What is orthographic processing skill and how does it relate to word identification in reading?

Burt, JS (2006) What is orthographic processing skill and how does it relate to word identification in reading?. Journal of Research In Reading, 29 4: 400-417. doi:10.1111/j.1467-9817.2006.00315.x

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Author Burt, JS
Title What is orthographic processing skill and how does it relate to word identification in reading?
Journal name Journal of Research In Reading   Check publisher's open access policy
ISSN 0141-0423
Publication date 2006-11-01
Sub-type Article (original research)
DOI 10.1111/j.1467-9817.2006.00315.x
Volume 29
Issue 4
Start page 400
End page 417
Total pages 18
Editor M. Stuart
Place of publication Oxford, UK
Publisher Blackwell Publishing
Language eng
Subject C1
380102 Learning, Memory, Cognition and Language
780108 Behavioural and cognitive sciences
1302 Curriculum and Pedagogy
Formatted abstract
The role of orthographic processing skill (OPS) in reading has aroused the interest of many developmental researchers. Despite observations by Vellutino that current measures of OPS primarily are indicators of reading (and spelling) achievement, OPS commonly is distinguished from both reading achievement and phonological skills. An analysis of the reading literature indicates that there is no theory in which OPS meaningfully plays a role as an independent skill or causal factor in reading acquisition. Rather, OPS indexes fluent word identification and spelling knowledge, and there is no evidence to refute the hypothesis that its development relies heavily on phonological processes. Results of correlational studies and reader group comparisons (a) cannot inform about on-line processes and (b) may be parsimoniously explained in terms of phonological skills, reading experience, unmeasured language abilities and methodological factors, without implying that OPS is an aetiologically separable skill. Future research would profit from the investigation in experimental studies of the nature and development of orthographic representations.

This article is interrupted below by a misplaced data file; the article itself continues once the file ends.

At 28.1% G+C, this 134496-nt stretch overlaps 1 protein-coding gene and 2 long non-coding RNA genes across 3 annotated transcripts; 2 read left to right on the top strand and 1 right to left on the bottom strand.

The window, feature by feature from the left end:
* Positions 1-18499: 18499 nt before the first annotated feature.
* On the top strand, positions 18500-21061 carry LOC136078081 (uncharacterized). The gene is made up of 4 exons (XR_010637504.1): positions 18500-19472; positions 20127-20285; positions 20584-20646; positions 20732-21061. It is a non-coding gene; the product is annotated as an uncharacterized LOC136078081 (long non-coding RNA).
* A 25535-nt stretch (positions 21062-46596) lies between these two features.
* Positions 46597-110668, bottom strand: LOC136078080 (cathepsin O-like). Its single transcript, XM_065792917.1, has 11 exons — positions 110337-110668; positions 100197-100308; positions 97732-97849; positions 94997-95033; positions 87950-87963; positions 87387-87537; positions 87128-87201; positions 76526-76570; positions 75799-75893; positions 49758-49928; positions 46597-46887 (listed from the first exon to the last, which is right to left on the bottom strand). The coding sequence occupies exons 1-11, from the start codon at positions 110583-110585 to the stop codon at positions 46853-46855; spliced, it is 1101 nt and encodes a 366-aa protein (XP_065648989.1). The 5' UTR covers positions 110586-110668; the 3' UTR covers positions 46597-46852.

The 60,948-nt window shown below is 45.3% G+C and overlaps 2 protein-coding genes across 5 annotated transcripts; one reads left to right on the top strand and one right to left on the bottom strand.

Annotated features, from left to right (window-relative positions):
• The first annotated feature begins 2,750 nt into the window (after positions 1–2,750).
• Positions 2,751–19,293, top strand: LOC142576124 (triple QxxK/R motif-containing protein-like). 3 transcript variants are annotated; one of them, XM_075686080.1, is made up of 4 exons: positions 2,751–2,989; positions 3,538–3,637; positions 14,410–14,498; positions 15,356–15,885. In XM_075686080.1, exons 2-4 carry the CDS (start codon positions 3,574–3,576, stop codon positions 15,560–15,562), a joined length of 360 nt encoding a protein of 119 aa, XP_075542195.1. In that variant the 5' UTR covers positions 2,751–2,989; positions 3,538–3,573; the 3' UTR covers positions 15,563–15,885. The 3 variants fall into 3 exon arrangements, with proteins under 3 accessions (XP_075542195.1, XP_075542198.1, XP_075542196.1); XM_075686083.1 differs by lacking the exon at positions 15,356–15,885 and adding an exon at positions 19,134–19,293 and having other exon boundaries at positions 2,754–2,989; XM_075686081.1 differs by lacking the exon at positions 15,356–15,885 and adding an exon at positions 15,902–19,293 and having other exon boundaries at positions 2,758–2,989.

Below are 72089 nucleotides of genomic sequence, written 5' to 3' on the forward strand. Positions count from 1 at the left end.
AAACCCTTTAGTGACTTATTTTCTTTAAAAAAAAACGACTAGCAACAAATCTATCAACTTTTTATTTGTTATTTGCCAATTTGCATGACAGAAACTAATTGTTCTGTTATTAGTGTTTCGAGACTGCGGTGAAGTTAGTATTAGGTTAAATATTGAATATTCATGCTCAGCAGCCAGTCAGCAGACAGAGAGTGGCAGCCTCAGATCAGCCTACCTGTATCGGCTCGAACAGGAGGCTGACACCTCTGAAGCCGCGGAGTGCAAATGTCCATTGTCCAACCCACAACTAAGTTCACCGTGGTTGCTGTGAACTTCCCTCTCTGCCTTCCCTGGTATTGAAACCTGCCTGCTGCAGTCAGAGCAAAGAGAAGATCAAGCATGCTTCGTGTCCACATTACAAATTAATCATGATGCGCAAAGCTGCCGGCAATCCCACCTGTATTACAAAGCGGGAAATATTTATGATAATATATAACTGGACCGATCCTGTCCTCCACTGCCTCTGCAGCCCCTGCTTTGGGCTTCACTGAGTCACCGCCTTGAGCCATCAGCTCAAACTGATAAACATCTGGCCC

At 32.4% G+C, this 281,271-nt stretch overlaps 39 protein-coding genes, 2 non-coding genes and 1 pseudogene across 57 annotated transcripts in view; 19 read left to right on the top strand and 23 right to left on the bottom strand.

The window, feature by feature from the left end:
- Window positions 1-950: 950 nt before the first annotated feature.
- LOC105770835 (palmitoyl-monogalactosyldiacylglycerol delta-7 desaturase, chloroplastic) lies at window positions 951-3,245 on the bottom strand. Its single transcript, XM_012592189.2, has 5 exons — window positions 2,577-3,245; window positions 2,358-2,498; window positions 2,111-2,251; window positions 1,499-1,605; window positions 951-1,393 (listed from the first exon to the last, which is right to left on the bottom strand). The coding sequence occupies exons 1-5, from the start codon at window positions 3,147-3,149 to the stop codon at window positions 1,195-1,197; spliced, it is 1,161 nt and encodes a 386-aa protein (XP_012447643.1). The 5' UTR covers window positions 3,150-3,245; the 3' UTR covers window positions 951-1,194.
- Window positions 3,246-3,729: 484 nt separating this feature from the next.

© United Kingdom Literacy Association 2006

Keyword Environmental-influences
Developmental dyslexia
Phonological awareness
Converging evidence
Beginning readers
Disabled readers
Print exposure
Naming speed
2 Subtypes
Education & Educational Research
Q-Index Code C1

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Citation counts: TR Web of Science Citation Count  Cited 38 times in Thomson Reuters Web of Science Article | Citations
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Created: Wed, 15 Aug 2007, 19:29:15 EST